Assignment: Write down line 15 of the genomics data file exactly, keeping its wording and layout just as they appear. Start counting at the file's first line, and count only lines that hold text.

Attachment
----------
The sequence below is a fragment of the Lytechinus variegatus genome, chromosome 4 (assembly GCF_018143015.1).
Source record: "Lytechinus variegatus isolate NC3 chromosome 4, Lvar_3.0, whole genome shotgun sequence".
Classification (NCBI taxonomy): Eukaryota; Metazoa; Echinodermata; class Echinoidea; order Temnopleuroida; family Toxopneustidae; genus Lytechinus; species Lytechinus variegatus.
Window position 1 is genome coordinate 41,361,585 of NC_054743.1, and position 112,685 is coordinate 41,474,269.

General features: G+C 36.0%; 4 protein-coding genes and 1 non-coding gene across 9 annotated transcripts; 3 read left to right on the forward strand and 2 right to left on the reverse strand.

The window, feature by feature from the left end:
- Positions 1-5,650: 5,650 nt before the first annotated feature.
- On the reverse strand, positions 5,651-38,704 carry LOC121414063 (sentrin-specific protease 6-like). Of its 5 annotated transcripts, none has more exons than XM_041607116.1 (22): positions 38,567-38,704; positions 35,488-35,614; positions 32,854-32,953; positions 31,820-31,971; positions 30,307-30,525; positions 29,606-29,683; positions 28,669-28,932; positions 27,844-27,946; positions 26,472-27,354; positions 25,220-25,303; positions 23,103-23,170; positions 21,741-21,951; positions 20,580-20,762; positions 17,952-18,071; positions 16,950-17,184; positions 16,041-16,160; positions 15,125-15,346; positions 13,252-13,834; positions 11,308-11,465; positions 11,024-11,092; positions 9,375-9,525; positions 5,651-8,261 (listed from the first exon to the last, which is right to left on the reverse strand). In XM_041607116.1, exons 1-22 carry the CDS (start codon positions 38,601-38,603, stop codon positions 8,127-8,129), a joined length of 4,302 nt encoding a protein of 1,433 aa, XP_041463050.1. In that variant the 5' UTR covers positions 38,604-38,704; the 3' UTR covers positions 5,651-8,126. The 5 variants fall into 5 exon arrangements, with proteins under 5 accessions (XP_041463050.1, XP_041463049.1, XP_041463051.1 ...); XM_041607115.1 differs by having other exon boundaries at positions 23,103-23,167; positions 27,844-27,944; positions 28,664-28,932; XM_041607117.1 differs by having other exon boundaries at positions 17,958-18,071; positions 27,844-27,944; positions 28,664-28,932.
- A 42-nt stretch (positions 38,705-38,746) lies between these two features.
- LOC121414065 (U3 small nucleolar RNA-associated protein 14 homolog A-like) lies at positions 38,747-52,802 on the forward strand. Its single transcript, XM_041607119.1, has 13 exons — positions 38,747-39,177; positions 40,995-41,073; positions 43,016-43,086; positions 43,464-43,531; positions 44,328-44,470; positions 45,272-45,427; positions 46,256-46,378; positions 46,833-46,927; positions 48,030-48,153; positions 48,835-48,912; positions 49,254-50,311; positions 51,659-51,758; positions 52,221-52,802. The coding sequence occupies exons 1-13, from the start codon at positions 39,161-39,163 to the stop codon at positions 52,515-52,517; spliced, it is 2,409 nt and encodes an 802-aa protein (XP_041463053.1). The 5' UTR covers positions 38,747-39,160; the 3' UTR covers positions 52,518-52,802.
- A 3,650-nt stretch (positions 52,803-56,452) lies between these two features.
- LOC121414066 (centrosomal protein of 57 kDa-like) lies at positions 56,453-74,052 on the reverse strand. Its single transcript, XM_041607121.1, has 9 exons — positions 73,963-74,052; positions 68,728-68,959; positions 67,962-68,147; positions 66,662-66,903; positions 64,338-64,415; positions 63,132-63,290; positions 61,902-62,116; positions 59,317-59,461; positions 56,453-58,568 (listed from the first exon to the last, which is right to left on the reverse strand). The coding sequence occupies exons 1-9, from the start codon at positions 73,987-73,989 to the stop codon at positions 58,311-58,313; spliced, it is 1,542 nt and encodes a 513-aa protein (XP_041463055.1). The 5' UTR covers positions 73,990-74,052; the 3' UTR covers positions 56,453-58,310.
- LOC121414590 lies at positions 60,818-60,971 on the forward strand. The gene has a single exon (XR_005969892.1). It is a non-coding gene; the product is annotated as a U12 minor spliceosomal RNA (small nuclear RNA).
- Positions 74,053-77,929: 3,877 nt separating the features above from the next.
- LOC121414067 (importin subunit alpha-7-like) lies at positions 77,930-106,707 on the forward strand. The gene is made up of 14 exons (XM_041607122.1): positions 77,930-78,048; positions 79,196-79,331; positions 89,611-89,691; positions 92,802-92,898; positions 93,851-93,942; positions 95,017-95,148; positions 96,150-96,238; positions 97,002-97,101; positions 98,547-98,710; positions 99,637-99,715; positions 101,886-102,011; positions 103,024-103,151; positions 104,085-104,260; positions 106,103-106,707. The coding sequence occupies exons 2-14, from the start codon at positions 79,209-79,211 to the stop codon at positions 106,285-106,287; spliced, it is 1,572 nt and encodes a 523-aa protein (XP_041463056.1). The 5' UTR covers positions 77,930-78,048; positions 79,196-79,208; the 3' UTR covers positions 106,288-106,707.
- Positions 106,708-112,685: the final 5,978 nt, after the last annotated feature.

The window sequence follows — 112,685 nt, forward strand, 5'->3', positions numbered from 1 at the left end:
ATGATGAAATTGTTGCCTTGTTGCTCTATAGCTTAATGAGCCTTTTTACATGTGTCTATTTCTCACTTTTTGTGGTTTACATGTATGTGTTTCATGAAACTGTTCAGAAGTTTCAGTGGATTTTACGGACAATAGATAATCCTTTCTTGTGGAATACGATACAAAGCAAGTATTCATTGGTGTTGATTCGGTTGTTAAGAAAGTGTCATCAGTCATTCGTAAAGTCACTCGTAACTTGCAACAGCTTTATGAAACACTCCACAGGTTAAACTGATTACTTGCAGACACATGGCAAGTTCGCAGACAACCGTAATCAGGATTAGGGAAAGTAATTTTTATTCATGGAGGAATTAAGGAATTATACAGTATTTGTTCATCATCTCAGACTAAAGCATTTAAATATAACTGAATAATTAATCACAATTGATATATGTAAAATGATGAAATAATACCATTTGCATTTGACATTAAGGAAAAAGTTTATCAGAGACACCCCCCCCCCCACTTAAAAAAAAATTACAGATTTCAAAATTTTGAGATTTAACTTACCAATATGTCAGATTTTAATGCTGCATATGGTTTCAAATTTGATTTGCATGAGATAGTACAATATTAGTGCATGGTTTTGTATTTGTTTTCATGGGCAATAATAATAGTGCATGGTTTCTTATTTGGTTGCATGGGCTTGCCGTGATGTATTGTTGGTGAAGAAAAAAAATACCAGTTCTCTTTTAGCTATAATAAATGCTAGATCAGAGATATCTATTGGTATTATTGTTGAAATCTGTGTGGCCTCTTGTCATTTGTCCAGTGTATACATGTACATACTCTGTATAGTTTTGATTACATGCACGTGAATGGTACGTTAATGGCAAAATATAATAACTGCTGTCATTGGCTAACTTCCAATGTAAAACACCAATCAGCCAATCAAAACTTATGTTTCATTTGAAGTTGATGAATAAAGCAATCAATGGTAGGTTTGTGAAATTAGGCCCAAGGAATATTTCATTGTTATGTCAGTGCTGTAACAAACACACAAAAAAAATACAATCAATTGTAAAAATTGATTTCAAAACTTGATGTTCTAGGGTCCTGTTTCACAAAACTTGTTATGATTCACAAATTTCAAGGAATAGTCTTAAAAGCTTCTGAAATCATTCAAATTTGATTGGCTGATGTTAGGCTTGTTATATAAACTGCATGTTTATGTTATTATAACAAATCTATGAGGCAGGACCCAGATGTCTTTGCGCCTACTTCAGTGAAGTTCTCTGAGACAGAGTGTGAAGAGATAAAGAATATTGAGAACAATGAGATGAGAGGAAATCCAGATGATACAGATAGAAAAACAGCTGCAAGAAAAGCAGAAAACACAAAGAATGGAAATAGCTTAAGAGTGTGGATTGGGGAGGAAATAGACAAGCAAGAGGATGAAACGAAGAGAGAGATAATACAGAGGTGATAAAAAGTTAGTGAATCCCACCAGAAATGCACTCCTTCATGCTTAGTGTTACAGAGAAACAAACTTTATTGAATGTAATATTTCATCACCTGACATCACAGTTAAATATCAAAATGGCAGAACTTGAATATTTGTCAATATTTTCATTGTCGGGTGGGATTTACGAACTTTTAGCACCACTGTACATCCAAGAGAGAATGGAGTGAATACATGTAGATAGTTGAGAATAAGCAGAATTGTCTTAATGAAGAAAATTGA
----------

- LOC121414067 (importin subunit alpha-7-like) lies at positions 77,930-106,707 on the forward strand. The gene is made up of 14 exons (XM_041607122.1): positions 77,930-78,048; positions 79,196-79,331; positions 89,611-89,691; positions 92,802-92,898; positions 93,851-93,942; positions 95,017-95,148; positions 96,150-96,238; positions 97,002-97,101; positions 98,547-98,710; positions 99,637-99,715; positions 101,886-102,011; positions 103,024-103,151; positions 104,085-104,260; positions 106,103-106,707. The coding sequence occupies exons 2-14, from the start codon at positions 79,209-79,211 to the stop codon at positions 106,285-106,287; spliced, it is 1,572 nt and encodes a 523-aa protein (XP_041463056.1). The 5' UTR covers positions 77,930-78,048; positions 79,196-79,208; the 3' UTR covers positions 106,288-106,707.